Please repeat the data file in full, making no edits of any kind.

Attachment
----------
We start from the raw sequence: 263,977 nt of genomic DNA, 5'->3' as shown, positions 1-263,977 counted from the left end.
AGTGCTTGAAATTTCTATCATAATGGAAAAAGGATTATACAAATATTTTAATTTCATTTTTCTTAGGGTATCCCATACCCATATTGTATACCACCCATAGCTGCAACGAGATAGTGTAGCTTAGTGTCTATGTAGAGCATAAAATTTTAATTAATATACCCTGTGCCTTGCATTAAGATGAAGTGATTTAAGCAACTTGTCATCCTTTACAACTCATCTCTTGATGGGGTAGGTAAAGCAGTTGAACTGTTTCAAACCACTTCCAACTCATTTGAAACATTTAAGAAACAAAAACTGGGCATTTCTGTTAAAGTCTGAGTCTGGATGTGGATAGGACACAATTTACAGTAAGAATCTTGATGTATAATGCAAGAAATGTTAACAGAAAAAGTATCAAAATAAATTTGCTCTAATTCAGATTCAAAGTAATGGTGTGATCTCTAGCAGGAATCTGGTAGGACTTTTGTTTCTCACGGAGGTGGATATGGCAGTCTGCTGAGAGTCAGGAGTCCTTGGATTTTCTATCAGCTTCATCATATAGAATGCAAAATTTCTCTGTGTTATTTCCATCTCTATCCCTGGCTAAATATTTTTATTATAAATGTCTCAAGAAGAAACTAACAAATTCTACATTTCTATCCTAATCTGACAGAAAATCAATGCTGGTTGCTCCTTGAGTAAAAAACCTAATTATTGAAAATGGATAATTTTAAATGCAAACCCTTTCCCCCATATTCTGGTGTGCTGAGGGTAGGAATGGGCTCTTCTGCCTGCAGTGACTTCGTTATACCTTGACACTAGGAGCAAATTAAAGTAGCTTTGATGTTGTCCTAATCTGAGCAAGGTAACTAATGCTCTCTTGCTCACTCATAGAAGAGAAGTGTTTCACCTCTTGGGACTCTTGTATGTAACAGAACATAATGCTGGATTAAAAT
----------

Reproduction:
We start from the raw sequence: 263,977 nt of genomic DNA, 5'->3' as shown, positions 1-263,977 counted from the left end.
AGTGCTTGAAATTTCTATCATAATGGAAAAAGGATTATACAAATATTTTAATTTCATTTTTCTTAGGGTATCCCATACCCATATTGTATACCACCCATAGCTGCAACGAGATAGTGTAGCTTAGTGTCTATGTAGAGCATAAAATTTTAATTAATATACCCTGTGCCTTGCATTAAGATGAAGTGATTTAAGCAACTTGTCATCCTTTACAACTCATCTCTTGATGGGGTAGGTAAAGCAGTTGAACTGTTTCAAACCACTTCCAACTCATTTGAAACATTTAAGAAACAAAAACTGGGCATTTCTGTTAAAGTCTGAGTCTGGATGTGGATAGGACACAATTTACAGTAAGAATCTTGATGTATAATGCAAGAAATGTTAACAGAAAAAGTATCAAAATAAATTTGCTCTAATTCAGATTCAAAGTAATGGTGTGATCTCTAGCAGGAATCTGGTAGGACTTTTGTTTCTCACGGAGGTGGATATGGCAGTCTGCTGAGAGTCAGGAGTCCTTGGATTTTCTATCAGCTTCATCATATAGAATGCAAAATTTCTCTGTGTTATTTCCATCTCTATCCCTGGCTAAATATTTTTATTATAAATGTCTCAAGAAGAAACTAACAAATTCTACATTTCTATCCTAATCTGACAGAAAATCAATGCTGGTTGCTCCTTGAGTAAAAAACCTAATTATTGAAAATGGATAATTTTAAATGCAAACCCTTTCCCCCATATTCTGGTGTGCTGAGGGTAGGAATGGGCTCTTCTGCCTGCAGTGACTTCGTTATACCTTGACACTAGGAGCAAATTAAAGTAGCTTTGATGTTGTCCTAATCTGAGCAAGGTAACTAATGCTCTCTTGCTCACTCATAGAAGAGAAGTGTTTCACCTCTTGGGACTCTTGTATGTAACAGAACATAATGCTGGATTAAAAT